Figure 7 shows the distribution of building types obtained with RVS and OD imagery for the two towns of Arquata del Tronto and Accumoli. The proportion of buildings attributed to each of the two typologies [load bearing masonry and reinforced concrete frames (RC)] shows very good correlation. This is due to the fairly homogenous building stock of these towns and the clear difference in appearance of the two typologies. The attribution to typologies becomes less straightforward if, within the masonry class, the attempt is made to determine different types of fabric, i.e., rubble stonework or brickwork, as they are often plastered, or to identify the presence of strengthening or retrofitting devices.


Figure 7. Comparisons of building types identified by means of Rapid Visual Survey (RVS) forms and OD imagery for (A) Arquata del Tronto, and (B) Accumoli.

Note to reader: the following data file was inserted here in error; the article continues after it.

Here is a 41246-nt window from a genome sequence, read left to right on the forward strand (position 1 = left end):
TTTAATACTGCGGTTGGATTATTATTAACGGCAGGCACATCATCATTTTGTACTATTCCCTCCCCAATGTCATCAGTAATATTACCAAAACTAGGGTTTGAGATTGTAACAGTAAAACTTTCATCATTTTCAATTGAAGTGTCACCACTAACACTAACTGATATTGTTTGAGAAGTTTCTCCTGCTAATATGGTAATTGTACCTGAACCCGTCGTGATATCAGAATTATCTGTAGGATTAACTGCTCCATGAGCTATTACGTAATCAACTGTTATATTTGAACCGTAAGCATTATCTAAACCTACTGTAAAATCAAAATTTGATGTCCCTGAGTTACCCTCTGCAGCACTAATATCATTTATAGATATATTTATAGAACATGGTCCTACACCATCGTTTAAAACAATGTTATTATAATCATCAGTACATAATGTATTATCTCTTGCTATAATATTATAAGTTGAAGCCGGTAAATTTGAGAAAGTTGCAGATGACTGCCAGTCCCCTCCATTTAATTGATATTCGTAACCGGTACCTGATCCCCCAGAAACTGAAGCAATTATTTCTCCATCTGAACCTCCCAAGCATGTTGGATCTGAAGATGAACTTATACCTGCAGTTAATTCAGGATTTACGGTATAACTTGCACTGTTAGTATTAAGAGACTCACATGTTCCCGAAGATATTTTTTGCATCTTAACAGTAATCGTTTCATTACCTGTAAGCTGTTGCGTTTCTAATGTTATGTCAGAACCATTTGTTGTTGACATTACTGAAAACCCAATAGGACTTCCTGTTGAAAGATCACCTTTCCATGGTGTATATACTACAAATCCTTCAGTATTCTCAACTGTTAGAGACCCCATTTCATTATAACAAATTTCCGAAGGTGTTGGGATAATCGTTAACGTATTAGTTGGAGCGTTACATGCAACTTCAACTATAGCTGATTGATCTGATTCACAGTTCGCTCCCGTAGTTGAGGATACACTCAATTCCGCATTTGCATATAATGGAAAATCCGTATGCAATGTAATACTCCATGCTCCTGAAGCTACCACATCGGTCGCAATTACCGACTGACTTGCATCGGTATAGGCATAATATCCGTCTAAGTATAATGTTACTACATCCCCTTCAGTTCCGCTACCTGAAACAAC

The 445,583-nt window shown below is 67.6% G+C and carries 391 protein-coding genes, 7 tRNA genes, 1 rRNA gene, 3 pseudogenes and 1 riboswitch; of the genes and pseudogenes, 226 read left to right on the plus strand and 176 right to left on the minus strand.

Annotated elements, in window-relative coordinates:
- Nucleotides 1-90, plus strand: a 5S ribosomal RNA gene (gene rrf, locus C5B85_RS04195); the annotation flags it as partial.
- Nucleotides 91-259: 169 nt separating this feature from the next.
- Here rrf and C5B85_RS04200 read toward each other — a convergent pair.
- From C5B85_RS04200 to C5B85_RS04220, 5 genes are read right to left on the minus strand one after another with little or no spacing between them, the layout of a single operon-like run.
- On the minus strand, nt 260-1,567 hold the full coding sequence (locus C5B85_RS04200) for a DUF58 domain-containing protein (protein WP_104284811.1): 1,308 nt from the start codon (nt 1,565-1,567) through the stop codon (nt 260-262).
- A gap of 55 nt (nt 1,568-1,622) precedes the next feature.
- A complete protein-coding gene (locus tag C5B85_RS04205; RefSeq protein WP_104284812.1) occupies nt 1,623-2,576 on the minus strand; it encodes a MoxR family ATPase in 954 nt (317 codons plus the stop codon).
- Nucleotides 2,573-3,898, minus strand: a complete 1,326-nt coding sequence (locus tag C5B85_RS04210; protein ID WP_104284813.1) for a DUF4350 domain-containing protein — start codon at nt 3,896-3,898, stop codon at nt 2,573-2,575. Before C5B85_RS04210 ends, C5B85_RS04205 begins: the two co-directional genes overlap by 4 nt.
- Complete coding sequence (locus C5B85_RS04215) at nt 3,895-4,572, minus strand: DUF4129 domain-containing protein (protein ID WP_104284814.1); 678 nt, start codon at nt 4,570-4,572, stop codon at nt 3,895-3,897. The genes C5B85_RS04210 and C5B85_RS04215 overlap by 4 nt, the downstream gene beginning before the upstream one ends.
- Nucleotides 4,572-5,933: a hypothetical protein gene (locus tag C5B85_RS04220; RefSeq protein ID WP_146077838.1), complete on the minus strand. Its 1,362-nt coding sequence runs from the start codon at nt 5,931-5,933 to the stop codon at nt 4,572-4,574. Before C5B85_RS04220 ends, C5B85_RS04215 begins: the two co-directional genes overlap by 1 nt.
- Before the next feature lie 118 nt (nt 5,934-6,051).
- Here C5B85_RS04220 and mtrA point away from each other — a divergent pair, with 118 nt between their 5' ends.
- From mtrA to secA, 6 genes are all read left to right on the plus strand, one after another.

Figure 8 shows the results for the proportion of buildings with different number of stories for each town. Buildings have been categorized as “unknown” if they had collapsed, while the category “others” includes buildings classified in the RVS as buildings with vertical addition. Discrepancy in this class results from the difficulty in distinguishing such additions from the other stories using the OD imagery.


Figure 8. Comparisons of number of stories between Rapid Visual Survey (RVS) forms and OD imagery for (A) Arquata del Tronto, and (B) Accumoli.